A quartz watch is actually more accurate than mechanical watches due to the fact that the seconds hand on a quartz watch beats 1 time per second.
Mechanical watches, on the other hand, do things a little differently.
Mechanical or automatic watches have smooth sweeping seconds hand as they tick, but they do so tick, but they do so very fast, about (8–10 times per second), and this makes it look like a sweep.
Due to the very fine ticking of a mechanical second hand, it means that there is no jerk of the second hand like there is on a quartz watch, just smooth, uninterrupted rotation. As a result, the ticking is not as distinct as on a quartz watch, and the sound is normally as high on a modern Rolex watch.
But to clarify, this means that mechanical watches do actually tick, but just not in the same distinct way.
When you say ”a Rolex doesn’t tick”, and are referring a tick as one tick per second, it means that you refer to Rolex quartz watches, and to make things complicated, Rolex has actually manufactured quartz watches during the quartz era, but they don’t anymore. This means that you’ll find no modern Rolex watch that ticks like a quartz watch, and if you do, it is fake.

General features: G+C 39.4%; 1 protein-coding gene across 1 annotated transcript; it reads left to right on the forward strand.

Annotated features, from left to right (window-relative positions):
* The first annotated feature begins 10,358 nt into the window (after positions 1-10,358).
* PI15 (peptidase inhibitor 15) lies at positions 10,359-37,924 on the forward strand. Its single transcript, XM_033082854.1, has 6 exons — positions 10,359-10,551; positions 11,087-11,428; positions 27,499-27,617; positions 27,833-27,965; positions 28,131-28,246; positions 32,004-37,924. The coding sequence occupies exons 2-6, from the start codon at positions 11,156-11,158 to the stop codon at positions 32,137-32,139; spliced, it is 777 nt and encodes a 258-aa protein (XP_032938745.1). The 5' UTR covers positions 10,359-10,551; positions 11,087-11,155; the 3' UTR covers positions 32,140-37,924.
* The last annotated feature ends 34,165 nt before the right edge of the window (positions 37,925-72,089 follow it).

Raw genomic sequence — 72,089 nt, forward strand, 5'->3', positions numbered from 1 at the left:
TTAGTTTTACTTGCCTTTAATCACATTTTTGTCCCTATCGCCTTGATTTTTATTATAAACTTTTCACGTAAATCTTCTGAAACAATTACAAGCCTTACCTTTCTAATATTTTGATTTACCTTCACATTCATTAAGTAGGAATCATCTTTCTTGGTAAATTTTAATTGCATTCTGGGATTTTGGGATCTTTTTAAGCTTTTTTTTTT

During the quartz era, Rolex released a line called ”Oyster quartz”, which was a model line consisting of battery-powered watches. Rolex manufactured its last quartz watch in 2001, which is the last year Rolex ever submitted a quartz timepiece to COSC for certification. As such, while Rolex doesn’t manufacture quartz watches anymore, they have done so, and therefore, Rolex watches that tick especially ”high” and noteworthy exist. And what most people think of when they say ”tick” is one tick per second. And when we are talking one tick per second, only quartz watches do that.
So the short answer is that yes, Rolex watches do tick, but as you’ve understood, there’s more to it than that.
If you are to take a modern automatic Rolex movement in slow-motion, you will see that it will beat at 8 “mini-ticks” per second, as this is the normal beat rate of Rolex watches – a beat rate of 28,800 (the second hand has 28,800 beats per hour). The older Rolex movements had a 19,800 rate, which means the sweeping of the second hand not as smooth, and making it look (and sound) more ticking.
To conclude this question, yes, Rolex watches tick, but most Rolex watches do so in a different way than most people may think.
Both mechanical watches and quartz watches tick, but quartz watches tick in a much more distinct way, with one tick per second, whereas mechanical movement ticks at 8 to 10 times per second, creating a sweeping effect of the second hand.
Rolex has made quartz watches during its years, and this means that there is no rule of thumb you can use that Rolex never ticks like a quartz watch (one tick per second), but the vast majority of Rolex watches are mechanical, and thus sweeps. And today, Rolex only makes automatic, mechanical watches. So no modern Rolex ticks the way a quartz watch does.